The Women Who Kept Watch


The night before my first day as a freshman in high school, my older sister wrote a quote on my bedroom mirror.

“Don’t be afraid ... for the heroes of all time have gone before us.”

This quote was from a book by Joseph Campbell that both of us had read as part of our summer reading requirement prior to our freshman year Honors English class. That dry-erase quote stayed on my mirror for a large majority of high school. In fact, I would literally clean around the quote when I would wipe down my mirror because having it there meant so much to me.

This memory has been so wildly meaningful for me. I even referenced it when I asked her to be my Maid of Honor last year. In so many ways I have loved being a younger sister to Megan. I have looked to her example and watched her in order to imitate her. I often joke that I am the ultimate little sister. I have waited for her approval on an idea and an outfit and her opinion carries nearly the greatest of weights in my life. I was far less scared about high school because I knew she had gone ahead of me.

Like Megan, there are countless women in my life who have gone ahead of me. They have shaped me and prayed for me. They have corrected me and raised me. They are the heroes who have gone ahead of me. And they have taught me, whether they realize it or not, who to look for when I look for Jesus.

They have taught me how to keep watch.

I think about the heroines in my story and my mind can’t help but wander to the heroines throughout scripture — the women who have gone before all of us. The women who are often glossed over in a list. The women whose entire lives can be reduced to a brief summation of facts and genealogies we are tempted to skip over.

I think about Rahab, Esther and Naomi, Mary and Martha, the bleeding woman and countless others.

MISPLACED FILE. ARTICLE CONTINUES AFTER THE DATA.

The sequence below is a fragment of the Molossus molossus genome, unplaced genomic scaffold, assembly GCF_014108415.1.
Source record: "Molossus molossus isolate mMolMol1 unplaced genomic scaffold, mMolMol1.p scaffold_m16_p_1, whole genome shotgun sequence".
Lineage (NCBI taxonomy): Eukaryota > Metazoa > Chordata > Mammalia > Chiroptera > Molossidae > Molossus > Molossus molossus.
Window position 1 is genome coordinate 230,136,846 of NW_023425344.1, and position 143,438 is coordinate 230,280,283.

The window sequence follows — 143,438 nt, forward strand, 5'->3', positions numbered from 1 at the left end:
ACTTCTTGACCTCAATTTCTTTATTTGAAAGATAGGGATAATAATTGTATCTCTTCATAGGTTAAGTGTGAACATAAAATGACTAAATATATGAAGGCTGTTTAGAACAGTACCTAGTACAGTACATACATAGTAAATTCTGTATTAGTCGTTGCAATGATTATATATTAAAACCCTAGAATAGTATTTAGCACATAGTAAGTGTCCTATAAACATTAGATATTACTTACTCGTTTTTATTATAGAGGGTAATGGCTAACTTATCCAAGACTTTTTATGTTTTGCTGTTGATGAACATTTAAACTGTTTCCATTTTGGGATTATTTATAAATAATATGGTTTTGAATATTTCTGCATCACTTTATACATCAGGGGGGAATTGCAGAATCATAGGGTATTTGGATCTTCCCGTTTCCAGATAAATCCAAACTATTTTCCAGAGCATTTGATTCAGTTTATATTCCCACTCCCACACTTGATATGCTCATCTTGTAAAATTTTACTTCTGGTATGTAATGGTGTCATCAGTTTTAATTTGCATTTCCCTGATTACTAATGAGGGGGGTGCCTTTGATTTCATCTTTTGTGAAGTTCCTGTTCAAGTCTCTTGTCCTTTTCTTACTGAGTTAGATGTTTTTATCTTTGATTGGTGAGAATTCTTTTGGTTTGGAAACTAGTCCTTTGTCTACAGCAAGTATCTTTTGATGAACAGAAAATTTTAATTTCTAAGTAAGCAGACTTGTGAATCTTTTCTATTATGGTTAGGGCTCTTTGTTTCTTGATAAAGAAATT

These women who went before us. These women knew who to look for. They teach us who to look for. These women kept watch for the coming Promise.

Rahab, whose name is often tied to her profession (more than likely a profession due to circumstance and survival rather than by her choosing), was the absolute bottom of the social hierarchy in her city. She wasn’t anyone worth noting. For those in Jericho, she was nothing more than the body that she had to offer for a time.

Something that has always puzzled me about her story in Joshua chapter 2, was how quickly and certainly she knew who the Israelite spies were when they arrived. Not only that, she knew who they were coming in the name of.

“I know that the LORD has given you the land…,” she said to them.

She goes on to explain how she heard about how the Lord delivered them out of Egypt and continued to deliver them throughout the land. I wonder, did she sit in her house, the house built into the side of the city wall, waiting for evidence of this delivering God? Perhaps this God who delivers would deliver her, too?

She knew who she was looking for. She knew who this God was. She kept watch for her Deliverer.

Like her, the woman who suffered from chronic bleeding, whose story was documented throughout the Gospels, would have also been seen as a social and religious outcast — deemed unclean and unworthy. Her condition causing her to be jailed to a state of isolation.

And yet, when Jesus passed by in a crowd, she grabbed the hem of his robe. I can imagine the sheer franticness of this unfolding in her as she saw him. Reaching, perhaps even pushing through the crowd just to touch him. Knowing that he had healing in his wings, she just needed to touch the hem of his robe.

She knew who she was looking for. She knew who this man was. She kept watch for her Healer.

These women have kept watch for the One they have waited for. They knew who to look for and could recognize him when he was with them, even in the most unlikely of places.

They have taught me who it is I should look for. And because they have gone ahead of me, I know who to wait for. I recognize him when I see him, even in the most unlikely of places, like dry erase mirror quotes and genealogies we are tempted to skip over.

Written by Lindsey Bandy Blodgett